CMS also reminds LTCFs that they can request up to $3,000 from their state agency’s civil monetary penalty (CMP) contact to purchase communicative devices, including webcams, tablets and protective covers for such devices. CMS also observes that these communicative devices may be useful in conducting telehealth visits with residents’ practitioners. Certain CMP funds are held in reserve for states and may be utilized to purchase communicative devices, although CMS cautions that some states may not be able to fund communicative device purchases with CMP funds for all LTCFs.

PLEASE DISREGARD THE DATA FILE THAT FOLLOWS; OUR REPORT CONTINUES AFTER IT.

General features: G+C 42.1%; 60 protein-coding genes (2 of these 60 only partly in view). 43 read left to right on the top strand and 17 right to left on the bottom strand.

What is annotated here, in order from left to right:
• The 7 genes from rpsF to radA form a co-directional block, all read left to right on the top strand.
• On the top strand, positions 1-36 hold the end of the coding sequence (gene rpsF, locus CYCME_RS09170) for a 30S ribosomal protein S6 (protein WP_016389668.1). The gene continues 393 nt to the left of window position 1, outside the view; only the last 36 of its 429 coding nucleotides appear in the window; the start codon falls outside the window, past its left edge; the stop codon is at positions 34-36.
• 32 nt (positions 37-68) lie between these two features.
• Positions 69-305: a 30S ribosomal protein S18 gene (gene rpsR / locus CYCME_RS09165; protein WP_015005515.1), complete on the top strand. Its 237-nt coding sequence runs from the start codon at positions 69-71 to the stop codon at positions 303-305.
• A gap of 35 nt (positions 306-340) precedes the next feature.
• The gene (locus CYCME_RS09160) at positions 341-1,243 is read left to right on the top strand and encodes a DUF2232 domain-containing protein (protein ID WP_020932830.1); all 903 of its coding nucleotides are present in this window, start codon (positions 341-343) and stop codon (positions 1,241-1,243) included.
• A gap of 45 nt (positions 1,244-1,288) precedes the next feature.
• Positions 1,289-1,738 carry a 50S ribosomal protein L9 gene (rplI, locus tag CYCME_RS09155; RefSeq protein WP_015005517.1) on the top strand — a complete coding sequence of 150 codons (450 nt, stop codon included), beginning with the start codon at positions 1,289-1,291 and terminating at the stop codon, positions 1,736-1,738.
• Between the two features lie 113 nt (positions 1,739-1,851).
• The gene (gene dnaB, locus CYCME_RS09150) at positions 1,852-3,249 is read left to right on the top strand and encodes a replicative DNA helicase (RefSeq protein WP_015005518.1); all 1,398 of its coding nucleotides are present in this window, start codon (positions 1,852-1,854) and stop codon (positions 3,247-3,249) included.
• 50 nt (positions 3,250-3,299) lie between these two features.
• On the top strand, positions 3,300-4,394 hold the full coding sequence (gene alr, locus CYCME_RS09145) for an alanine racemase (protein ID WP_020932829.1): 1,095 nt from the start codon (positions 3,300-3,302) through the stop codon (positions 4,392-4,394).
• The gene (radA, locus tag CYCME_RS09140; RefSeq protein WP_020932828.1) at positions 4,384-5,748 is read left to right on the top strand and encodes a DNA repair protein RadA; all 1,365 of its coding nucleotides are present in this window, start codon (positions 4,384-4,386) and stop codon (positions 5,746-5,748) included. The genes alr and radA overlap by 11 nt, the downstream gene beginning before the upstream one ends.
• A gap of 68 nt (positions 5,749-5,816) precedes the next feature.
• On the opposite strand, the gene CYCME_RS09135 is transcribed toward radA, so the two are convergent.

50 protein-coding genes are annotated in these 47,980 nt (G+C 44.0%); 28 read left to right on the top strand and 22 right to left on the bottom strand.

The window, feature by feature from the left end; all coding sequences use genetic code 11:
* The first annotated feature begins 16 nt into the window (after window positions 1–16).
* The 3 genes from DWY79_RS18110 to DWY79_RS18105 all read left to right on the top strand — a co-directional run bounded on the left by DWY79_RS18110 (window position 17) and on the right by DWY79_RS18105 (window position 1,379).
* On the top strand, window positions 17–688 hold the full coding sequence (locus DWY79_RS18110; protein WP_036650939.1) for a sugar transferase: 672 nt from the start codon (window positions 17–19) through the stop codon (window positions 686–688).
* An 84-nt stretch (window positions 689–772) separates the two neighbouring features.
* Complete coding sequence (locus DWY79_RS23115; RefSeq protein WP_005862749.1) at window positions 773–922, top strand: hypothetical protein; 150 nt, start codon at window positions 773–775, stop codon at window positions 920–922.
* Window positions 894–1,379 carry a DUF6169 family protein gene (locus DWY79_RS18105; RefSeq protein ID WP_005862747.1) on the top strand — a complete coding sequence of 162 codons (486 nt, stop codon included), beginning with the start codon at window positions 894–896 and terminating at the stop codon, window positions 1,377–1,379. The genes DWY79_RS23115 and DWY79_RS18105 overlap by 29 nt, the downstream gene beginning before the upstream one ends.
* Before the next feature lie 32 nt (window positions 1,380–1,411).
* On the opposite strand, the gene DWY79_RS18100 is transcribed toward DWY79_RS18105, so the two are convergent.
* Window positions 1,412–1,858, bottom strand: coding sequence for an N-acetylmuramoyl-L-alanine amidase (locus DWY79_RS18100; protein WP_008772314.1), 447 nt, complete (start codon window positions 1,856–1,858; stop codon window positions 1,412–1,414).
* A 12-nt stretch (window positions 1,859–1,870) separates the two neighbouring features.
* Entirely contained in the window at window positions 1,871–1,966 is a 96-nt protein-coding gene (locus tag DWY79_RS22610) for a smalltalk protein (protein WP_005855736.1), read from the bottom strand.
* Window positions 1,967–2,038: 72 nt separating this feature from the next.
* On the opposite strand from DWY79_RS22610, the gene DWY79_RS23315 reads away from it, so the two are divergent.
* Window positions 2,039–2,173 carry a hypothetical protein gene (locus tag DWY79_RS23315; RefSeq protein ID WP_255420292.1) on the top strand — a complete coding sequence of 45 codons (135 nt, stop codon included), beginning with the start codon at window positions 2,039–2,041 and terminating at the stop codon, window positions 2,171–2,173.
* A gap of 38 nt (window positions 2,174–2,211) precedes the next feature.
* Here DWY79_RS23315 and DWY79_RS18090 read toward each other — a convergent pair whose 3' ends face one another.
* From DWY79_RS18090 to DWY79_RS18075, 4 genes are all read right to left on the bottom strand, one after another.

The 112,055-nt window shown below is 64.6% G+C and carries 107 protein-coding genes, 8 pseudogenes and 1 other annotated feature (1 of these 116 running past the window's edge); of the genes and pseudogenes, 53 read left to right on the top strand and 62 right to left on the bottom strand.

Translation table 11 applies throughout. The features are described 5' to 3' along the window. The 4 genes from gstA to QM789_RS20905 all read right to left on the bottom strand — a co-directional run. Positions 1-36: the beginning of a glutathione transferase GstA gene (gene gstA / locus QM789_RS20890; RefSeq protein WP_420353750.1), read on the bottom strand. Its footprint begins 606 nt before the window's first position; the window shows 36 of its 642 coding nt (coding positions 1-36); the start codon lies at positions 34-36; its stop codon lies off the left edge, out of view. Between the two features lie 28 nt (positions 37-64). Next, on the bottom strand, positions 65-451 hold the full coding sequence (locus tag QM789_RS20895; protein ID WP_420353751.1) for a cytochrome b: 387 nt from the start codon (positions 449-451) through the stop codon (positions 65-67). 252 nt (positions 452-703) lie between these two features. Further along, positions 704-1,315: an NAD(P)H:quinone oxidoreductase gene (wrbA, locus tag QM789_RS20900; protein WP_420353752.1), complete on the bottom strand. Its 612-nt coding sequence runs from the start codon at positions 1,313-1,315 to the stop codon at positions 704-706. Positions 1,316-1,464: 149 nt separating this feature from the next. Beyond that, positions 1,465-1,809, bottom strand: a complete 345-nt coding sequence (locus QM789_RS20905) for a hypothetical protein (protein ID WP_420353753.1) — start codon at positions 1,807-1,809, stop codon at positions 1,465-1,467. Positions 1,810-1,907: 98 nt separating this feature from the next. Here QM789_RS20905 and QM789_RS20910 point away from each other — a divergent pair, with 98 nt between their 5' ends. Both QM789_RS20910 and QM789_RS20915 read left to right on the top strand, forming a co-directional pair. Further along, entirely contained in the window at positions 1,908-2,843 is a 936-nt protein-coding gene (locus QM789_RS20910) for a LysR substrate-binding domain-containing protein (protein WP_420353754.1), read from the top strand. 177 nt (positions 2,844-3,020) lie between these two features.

CMS reemphasizes the importance of restricting non-essential personnel and visitors from entering LTCFs, as we previously discussed. Facilities have discretion in determining whether a visit is “essential” or whether a “compassionate care situation” exists. CMS urges facilities that “unless it is absolutely necessary to go into a nursing home, people should not.” Facilities should evaluate residents’ needs when determining whether a visitor is essential (e.g., a hospice patient’s health status is rapidly declining) or whether ancillary personnel are essential (e.g., facility repairs are necessary for resident safety). In all such visits, facilities should ensure all necessary precautions are met to prevent the spread of COVID-19.